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Is What You Know Wrong? The Cost of Knowledge Growth and Decay

“But what do I really need to know!?” asks the concerned student. Being the sage health professions educator you are, you respond with a turning of the table. “What would your patient would want you to know?”

Although seemingly glib, this axiom has helped guide the depth and breadth of curricula for decades. Health professions education has traditionally been defined largely by a student’s ability to compile and recall the voluminous amounts of knowledge necessary for the safe and effective practice of their discipline. What does this mean in the context of competency-based education? What happens when what was once true is now false?

The concept of half-lives often conjures up images of the periodic table and chemistry class. Just as with the 29 known radioactive elements, knowledge also decays, with new information supplementing and supplanting what was previously thought on an ongoing basis. In this way, we can think of facts as having a half-life, or the time it takes for half of the information to be replaced or disproven. What the most expert physician, dentist, or pharmacist knew in 1931 would today make a clinician incapable of safe and effective practice.

In those decades, the facts proven, disproven, and discovered fundamentally changed clinical practice in a multitude of ways. Immunizations, antibiotics, technology, and other advances all led to what is estimated in Little Science, Big Science…and Beyond as an 87-year doubling time of available medical knowledge. Said another way, a publication in the health and medicine literature is now expected to have an overall half-life of only two to three years.

From this example, and from experience, we know what we learned in our own training has variable staying power. The rate and magnitude of change has no indication of slowing down. With this perspective and the movement in health professions education toward a competency-based model, we must ask ourselves what it means to be competent over the long arc of a career. Acknowledgment of the limitations of what we know is a start in preparing for the ongoing learning effort that is demanded by changes and growth in the knowledge that guides. Shane Parrish, in his Farnam Street Blog post on the topic put it this way:

“As a body of knowledge doubles so does the cost of wrapping your head around what we already know. This cost is the burden of knowledge. To be the best in a general field today requires that you know more than the person who was the best only 20 years ago. Not only do you have to be better to be the best, but you also have to be better just to stay in the game.”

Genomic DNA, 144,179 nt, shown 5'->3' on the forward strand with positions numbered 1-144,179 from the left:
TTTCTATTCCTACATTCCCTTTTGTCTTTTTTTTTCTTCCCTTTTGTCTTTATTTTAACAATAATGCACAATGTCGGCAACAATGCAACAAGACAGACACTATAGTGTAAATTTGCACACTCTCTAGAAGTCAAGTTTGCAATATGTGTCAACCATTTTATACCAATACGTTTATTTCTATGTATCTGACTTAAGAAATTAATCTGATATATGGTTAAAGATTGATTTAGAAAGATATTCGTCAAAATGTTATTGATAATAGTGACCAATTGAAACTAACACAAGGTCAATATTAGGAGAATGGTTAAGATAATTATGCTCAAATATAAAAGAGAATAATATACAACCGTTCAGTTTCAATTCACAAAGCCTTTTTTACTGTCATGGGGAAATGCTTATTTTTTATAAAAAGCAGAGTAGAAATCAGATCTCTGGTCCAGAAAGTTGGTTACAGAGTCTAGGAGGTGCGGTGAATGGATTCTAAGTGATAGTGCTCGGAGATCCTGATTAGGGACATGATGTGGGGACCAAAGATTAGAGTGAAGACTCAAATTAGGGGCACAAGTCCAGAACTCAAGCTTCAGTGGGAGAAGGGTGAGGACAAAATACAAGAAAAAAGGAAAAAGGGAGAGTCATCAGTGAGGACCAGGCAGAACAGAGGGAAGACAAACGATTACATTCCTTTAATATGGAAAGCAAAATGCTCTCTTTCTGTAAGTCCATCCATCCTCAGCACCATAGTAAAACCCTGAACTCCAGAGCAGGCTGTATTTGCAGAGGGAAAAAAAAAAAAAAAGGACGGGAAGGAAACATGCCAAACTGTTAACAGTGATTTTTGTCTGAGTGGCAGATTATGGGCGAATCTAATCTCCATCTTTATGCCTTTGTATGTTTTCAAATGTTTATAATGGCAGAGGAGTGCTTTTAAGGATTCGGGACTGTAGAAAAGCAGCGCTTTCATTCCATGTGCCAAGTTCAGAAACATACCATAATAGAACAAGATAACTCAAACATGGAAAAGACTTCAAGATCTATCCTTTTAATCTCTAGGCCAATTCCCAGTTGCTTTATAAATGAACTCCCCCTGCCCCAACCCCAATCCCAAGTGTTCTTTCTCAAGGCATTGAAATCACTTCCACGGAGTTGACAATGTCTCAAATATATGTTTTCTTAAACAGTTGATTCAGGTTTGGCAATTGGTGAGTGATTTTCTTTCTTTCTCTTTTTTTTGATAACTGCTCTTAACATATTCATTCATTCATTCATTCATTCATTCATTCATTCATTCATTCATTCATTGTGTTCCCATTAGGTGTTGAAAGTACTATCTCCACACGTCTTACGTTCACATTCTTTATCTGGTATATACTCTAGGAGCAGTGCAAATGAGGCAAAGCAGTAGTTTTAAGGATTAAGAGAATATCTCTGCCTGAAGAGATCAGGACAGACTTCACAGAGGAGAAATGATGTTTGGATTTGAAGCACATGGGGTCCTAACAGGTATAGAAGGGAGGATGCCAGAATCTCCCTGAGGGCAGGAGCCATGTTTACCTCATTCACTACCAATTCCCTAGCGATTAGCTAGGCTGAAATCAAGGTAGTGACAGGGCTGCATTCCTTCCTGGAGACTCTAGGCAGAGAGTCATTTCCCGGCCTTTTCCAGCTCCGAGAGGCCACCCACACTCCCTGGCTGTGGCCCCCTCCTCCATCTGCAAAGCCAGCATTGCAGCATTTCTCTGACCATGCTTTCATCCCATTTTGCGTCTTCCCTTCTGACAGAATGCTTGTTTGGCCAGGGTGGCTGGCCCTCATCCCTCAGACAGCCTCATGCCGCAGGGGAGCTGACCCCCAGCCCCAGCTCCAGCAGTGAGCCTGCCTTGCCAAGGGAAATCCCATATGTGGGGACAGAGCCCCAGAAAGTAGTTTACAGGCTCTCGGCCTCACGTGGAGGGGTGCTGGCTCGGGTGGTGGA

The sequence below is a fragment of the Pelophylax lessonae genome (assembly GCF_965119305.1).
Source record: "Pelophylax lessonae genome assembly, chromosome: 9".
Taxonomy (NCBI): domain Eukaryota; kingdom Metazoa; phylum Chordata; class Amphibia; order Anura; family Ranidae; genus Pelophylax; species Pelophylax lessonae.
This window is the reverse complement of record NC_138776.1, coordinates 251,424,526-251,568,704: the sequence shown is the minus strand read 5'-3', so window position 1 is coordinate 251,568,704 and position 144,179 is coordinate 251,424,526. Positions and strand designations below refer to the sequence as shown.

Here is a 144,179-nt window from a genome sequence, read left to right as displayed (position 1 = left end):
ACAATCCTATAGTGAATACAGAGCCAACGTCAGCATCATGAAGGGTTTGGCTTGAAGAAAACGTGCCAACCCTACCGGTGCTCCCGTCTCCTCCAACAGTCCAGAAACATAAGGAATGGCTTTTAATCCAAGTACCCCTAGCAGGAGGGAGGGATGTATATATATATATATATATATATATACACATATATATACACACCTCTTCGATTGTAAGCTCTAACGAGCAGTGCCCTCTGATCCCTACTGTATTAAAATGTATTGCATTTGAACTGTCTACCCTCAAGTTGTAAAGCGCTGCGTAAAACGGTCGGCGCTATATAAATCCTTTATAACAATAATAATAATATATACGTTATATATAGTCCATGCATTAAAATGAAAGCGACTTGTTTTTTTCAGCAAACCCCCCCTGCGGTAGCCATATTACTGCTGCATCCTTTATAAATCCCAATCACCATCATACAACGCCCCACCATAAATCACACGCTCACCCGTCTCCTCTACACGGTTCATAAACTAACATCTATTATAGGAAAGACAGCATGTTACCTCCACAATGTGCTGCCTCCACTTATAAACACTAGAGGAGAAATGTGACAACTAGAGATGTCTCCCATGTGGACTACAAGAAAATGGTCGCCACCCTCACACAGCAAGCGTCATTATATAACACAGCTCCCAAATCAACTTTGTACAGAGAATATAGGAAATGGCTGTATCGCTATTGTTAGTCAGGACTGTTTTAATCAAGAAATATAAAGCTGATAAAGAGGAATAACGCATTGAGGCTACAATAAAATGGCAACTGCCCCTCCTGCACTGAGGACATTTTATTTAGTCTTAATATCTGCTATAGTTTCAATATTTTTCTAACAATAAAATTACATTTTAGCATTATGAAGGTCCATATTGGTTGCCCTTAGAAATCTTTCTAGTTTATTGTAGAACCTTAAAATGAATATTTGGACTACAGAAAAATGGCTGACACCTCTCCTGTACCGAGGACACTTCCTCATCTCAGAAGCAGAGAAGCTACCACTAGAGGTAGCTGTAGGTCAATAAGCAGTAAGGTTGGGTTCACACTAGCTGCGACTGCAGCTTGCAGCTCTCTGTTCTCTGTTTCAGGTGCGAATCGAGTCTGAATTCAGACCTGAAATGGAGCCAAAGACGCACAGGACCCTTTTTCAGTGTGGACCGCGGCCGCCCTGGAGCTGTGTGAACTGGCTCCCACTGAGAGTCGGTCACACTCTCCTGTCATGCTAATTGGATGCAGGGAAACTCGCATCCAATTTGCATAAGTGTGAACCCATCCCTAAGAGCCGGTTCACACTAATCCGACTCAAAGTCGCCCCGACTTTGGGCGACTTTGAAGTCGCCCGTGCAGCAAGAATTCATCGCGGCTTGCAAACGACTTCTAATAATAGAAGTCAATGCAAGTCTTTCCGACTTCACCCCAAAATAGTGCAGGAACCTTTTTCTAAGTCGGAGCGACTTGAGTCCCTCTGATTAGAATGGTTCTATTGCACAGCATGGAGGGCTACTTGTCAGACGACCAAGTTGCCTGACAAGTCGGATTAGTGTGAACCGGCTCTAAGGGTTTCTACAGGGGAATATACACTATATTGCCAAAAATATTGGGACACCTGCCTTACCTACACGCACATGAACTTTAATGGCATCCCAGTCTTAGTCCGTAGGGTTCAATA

Beyond the ability of our professions’ entry level curricula to manage the cost of knowledge associated with training (which is another massive topic in itself), how do we prepare health professionals with the skills to absorb that cost over the course of their careers? How can clinicians avoiding the scenario of running faster and faster to merely not fall behind?

“The faster the pace of knowledge change, the more valuable the skill of learning becomes.”

Consider the doctor-endorsed cigarette ads of the past or the assertion that caffeine shortens life, then the declaration it extends it (hooray!). We must prepare ourselves and our learners for a practice that is ever-changing. To keep pace with knowledge decay, its costs, and the changes that result, we must provide our students the skills to be lifelong learners. Not only that, but we must also develop the systems to help busy practitioners more effectively maintain the knowledge necessary to practice safely and effectively. Medical knowledge will continue to grow and decay over time, but the implications for health professions training curricula and continuing education are timeless. 

We ask our students to see the bigger picture of their professional training as an ongoing process of growth rather than a one-time demonstration of knowledge or skills. Yet, we tend to place significant emphasis on high-stakes summative testing. While we must certainly have standards which a graduate must meet, in the evolution of competency-based education, are there better curricular and assessment strategies that reinforce continuous, ongoing improvement? The competency-based movement and the use of tools such as entrustable professional activities may offer significant opportunity for real world observation and feedback that support this sort of growth.

The next era in health professions education will continue to be impacted by the tremendous burden of the cost of knowledge growth and decay. We should start to rethink the outcomes of a competency-based education to include engagement in the skill of learning to support ongoing professional development.

#MedEdPearls October 2018 - Microaggressions
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Thursday, 13 December 2018